Can a Rattlesnake Bite Kill You? 10/10/10
"Fifty to 70 percent of snake bites managed by the Arizona Poison and Drug Information Center were provoked by the person who was bitten -- that is, someone was trying to kill, capture, or harass the animal."
These days a snake bite is no longer a question of do I feel lucky, more of what can I do to improve my chances of survival. Within Arizona alone there are seventy different species of snakes, seventeen of which are rattlesnakes. Though not all of these snakes are venomous, one fact remains true, they will all bite you if they feel threatened. Rattlesnakes have no reason to attack humans for the simple fact that they can’t eat us. Majority of recorded bites are caused by an individual either provoking the snake or just simply walking to close, think of them as old men that just want to eat, sleep, and be left alone. Fifty to 70 percent of snake bites managed by the Arizona Poison and Drug Information Center were provoked by the person who was bitten — that is, someone was trying to kill, capture, or harass the animal. From the some two hundred recorded snake bites in Arizona alone , only five to six people die from the bite. This percentage has fallen since 2000, thanks to medical advances and better educating the outdoor population as to what steps to take in case of a bite. Best piece of advice would be, just avoid them altogether if you can,
Among the most venomous and largest species of these rattlesnakes would be the Western Diamondback Rattlesnake. This snake is responsible for the majority of bites and fatalities in Arizona and California. A few definitive characteristics of this snake would be its flat triangular head, tan and brown patches, and of course the rattle on the tail. Chances are if you are close enough to see the snake and trying to identify it, well you are too close. Younger breeds of this snake may not have fully developed their rattle so be observant of that, for younger snakes don’t necessarily have the ability to control how much venom the release during a bite. Not quite as common, but definitely important to avoid, is the Mohave rattlesnake. The venom can affect the brain or spinal cord in many different ways. The Mohave is usually very green in color and has wide, light bands at the base of the tail. Again, if you can see the bands at the base of the snake’s tail, you are way too close. One very important factor to remember would be that snakes are cold blooded so they need sunlight to keep warm. Many times you will see these snakes out sun bathing on a rock or a log, otherwise they are generally on the move hunting for their next meal. During the colder months snakes will seem as if they disappear, much like bears they go into hibernation until it starts to warm up again.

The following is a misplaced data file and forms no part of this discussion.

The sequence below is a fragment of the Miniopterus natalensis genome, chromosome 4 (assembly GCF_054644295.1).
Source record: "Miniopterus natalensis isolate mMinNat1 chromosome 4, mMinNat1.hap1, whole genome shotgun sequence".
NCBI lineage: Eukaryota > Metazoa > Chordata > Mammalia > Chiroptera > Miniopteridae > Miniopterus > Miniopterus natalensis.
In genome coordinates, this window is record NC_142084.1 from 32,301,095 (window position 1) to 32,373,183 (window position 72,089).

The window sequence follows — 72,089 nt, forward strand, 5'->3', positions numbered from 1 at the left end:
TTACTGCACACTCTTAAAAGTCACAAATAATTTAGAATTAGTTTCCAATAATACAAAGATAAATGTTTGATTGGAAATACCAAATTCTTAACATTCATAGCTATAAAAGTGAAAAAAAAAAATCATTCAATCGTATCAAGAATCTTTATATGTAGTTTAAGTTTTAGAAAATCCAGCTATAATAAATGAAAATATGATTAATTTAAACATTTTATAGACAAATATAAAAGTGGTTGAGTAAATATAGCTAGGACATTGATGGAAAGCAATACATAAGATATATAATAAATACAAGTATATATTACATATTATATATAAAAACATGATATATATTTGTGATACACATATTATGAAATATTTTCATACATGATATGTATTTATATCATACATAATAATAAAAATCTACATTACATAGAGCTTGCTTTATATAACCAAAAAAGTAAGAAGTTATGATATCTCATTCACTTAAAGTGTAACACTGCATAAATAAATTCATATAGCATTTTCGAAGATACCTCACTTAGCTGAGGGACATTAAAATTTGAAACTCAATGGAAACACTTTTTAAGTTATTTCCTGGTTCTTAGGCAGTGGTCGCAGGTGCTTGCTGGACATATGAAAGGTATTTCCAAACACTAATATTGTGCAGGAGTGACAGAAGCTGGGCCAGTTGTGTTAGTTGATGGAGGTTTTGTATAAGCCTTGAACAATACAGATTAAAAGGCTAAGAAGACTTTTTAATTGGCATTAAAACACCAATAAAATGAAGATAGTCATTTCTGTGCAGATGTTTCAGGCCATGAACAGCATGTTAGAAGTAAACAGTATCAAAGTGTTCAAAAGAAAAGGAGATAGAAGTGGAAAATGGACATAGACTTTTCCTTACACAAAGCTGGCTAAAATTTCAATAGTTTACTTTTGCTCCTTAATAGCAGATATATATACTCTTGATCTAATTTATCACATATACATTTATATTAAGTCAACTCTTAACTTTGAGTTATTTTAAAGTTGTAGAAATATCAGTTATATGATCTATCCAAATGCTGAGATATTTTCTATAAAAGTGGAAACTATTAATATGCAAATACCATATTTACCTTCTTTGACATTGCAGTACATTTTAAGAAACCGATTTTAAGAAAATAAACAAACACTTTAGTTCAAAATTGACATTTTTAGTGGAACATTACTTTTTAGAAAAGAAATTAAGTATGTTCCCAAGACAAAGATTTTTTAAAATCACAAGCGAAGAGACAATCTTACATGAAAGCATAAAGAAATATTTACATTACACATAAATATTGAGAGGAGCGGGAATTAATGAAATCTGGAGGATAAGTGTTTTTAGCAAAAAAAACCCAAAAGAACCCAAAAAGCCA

Surviving a snake bite is very possible but it is important that proper steps are taken in caring for a bite. Number one would be if you are bit, you need to seek medical attention ASAP! As for the meantime in between you getting to the hospital, taking the proper steps will greatly increase your chances of survival. Keep calm. Restrict movement, and keep the affected area below heart level to reduce the flow of venom. Clearly this may a problem if you are alone because the only way you can get to an emergency room is to hike out. You should carry a pump suction device. The old cutting of cross shaped cuts in the wound and sucking advice has long been discredited. Remove any rings or constricting items because the affected area may swell. Create a loose splint to help restrict movement of the area. If the area of the bite begins to swell and change color, the snake was probably poisonous. Obviously if you are alone you must walk out with the injury, unless you can contact someone by cell phone or satellite phone. After a bite if you have the ability to make a call, you should contact your local poison control center, they may have more tips on what you should do.
- Apply a tourniquet.
- Apply cold compresses to a snake bite.
- Cut into a snake bite with a knife or razor.
- Try to suck out the venom by mouth.
- Take stimulants or pain medications.
- Take anything by mouth.
- Raise the site of the bite above the level of your heart.
If these steps are followed properly than chances are you will be fine until you can get to the hospital. Just remember snakes aren’t looking to go around and bite humans, but they will if they feel threatened. Generally speaking, don’t mess with a rattlesnake and you don’t have to worry about falling into the category of people that die every year from a bite.